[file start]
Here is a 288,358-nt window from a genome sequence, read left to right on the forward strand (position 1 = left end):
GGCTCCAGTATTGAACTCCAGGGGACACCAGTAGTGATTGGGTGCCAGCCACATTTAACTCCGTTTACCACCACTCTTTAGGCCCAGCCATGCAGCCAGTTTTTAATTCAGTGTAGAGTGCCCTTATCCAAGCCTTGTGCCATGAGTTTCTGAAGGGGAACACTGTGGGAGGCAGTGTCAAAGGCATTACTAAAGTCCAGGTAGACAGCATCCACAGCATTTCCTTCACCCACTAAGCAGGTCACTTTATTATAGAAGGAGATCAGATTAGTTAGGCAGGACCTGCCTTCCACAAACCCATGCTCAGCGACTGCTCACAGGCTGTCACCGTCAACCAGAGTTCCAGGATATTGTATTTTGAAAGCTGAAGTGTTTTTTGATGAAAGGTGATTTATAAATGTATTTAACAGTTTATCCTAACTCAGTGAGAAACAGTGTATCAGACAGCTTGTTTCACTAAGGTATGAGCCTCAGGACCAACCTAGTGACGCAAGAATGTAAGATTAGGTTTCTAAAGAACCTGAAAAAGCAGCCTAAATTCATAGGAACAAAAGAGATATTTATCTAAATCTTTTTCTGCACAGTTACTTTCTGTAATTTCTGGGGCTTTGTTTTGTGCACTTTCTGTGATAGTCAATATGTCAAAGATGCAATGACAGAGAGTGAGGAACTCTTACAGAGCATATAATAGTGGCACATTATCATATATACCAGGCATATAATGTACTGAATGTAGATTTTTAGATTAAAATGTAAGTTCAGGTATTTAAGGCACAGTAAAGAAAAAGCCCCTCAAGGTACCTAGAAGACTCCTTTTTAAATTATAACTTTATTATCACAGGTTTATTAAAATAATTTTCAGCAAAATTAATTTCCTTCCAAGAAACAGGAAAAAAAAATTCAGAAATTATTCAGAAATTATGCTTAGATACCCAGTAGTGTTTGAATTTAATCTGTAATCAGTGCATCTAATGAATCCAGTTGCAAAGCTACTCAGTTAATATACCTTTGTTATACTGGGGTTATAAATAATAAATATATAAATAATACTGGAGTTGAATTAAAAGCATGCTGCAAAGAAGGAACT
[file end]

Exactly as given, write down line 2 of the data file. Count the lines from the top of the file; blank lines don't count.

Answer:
GGCTCCAGTATTGAACTCCAGGGGACACCAGTAGTGATTGGGTGCCAGCCACATTTAACTCCGTTTACCACCACTCTTTAGGCCCAGCCATGCAGCCAGTTTTTAATTCAGTGTAGAGTGCCCTTATCCAAGCCTTGTGCCATGAGTTTCTGAAGGGGAACACTGTGGGAGGCAGTGTCAAAGGCATTACTAAAGTCCAGGTAGACAGCATCCACAGCATTTCCTTCACCCACTAAGCAGGTCACTTTATTATAGAAGGAGATCAGATTAGTTAGGCAGGACCTGCCTTCCACAAACCCATGCTCAGCGACTGCTCACAGGCTGTCACCGTCAACCAGAGTTCCAGGATATTGTATTTTGAAAGCTGAAGTGTTTTTTGATGAAAGGTGATTTATAAATGTATTTAACAGTTTATCCTAACTCAGTGAGAAACAGTGTATCAGACAGCTTGTTTCACTAAGGTATGAGCCTCAGGACCAACCTAGTGACGCAAGAATGTAAGATTAGGTTTCTAAAGAACCTGAAAAAGCAGCCTAAATTCATAGGAACAAAAGAGATATTTATCTAAATCTTTTTCTGCACAGTTACTTTCTGTAATTTCTGGGGCTTTGTTTTGTGCACTTTCTGTGATAGTCAATATGTCAAAGATGCAATGACAGAGAGTGAGGAACTCTTACAGAGCATATAATAGTGGCACATTATCATATATACCAGGCATATAATGTACTGAATGTAGATTTTTAGATTAAAATGTAAGTTCAGGTATTTAAGGCACAGTAAAGAAAAAGCCCCTCAAGGTACCTAGAAGACTCCTTTTTAAATTATAACTTTATTATCACAGGTTTATTAAAATAATTTTCAGCAAAATTAATTTCCTTCCAAGAAACAGGAAAAAAAAATTCAGAAATTATTCAGAAATTATGCTTAGATACCCAGTAGTGTTTGAATTTAATCTGTAATCAGTGCATCTAATGAATCCAGTTGCAAAGCTACTCAGTTAATATACCTTTGTTATACTGGGGTTATAAATAATAAATATATAAATAATACTGGAGTTGAATTAAAAGCATGCTGCAAAGAAGGAACT